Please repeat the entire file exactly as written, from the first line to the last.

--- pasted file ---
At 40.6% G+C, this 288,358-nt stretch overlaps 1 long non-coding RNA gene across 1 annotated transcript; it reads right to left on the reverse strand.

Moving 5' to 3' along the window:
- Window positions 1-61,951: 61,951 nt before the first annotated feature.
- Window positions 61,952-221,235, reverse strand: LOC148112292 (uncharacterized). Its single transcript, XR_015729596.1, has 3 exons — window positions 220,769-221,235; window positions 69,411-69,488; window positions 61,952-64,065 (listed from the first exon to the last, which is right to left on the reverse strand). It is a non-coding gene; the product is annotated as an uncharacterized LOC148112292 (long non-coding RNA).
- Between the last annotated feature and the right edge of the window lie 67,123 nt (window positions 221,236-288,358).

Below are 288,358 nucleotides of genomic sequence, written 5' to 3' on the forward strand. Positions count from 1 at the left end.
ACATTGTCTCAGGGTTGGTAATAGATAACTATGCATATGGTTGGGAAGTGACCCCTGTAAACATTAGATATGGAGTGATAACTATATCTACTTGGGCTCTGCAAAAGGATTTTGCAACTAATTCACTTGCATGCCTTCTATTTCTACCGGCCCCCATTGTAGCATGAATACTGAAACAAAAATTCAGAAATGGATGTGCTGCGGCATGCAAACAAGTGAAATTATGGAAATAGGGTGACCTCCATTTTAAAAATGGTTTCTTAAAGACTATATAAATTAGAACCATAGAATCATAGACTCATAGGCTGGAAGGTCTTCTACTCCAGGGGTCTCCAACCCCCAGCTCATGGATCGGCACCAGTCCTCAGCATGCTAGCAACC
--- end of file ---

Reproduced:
At 40.6% G+C, this 288,358-nt stretch overlaps 1 long non-coding RNA gene across 1 annotated transcript; it reads right to left on the reverse strand.

Moving 5' to 3' along the window:
- Window positions 1-61,951: 61,951 nt before the first annotated feature.
- Window positions 61,952-221,235, reverse strand: LOC148112292 (uncharacterized). Its single transcript, XR_015729596.1, has 3 exons — window positions 220,769-221,235; window positions 69,411-69,488; window positions 61,952-64,065 (listed from the first exon to the last, which is right to left on the reverse strand). It is a non-coding gene; the product is annotated as an uncharacterized LOC148112292 (long non-coding RNA).
- Between the last annotated feature and the right edge of the window lie 67,123 nt (window positions 221,236-288,358).

Below are 288,358 nucleotides of genomic sequence, written 5' to 3' on the forward strand. Positions count from 1 at the left end.
ACATTGTCTCAGGGTTGGTAATAGATAACTATGCATATGGTTGGGAAGTGACCCCTGTAAACATTAGATATGGAGTGATAACTATATCTACTTGGGCTCTGCAAAAGGATTTTGCAACTAATTCACTTGCATGCCTTCTATTTCTACCGGCCCCCATTGTAGCATGAATACTGAAACAAAAATTCAGAAATGGATGTGCTGCGGCATGCAAACAAGTGAAATTATGGAAATAGGGTGACCTCCATTTTAAAAATGGTTTCTTAAAGACTATATAAATTAGAACCATAGAATCATAGACTCATAGGCTGGAAGGTCTTCTACTCCAGGGGTCTCCAACCCCCAGCTCATGGATCGGCACCAGTCCTCAGCATGCTAGCAACC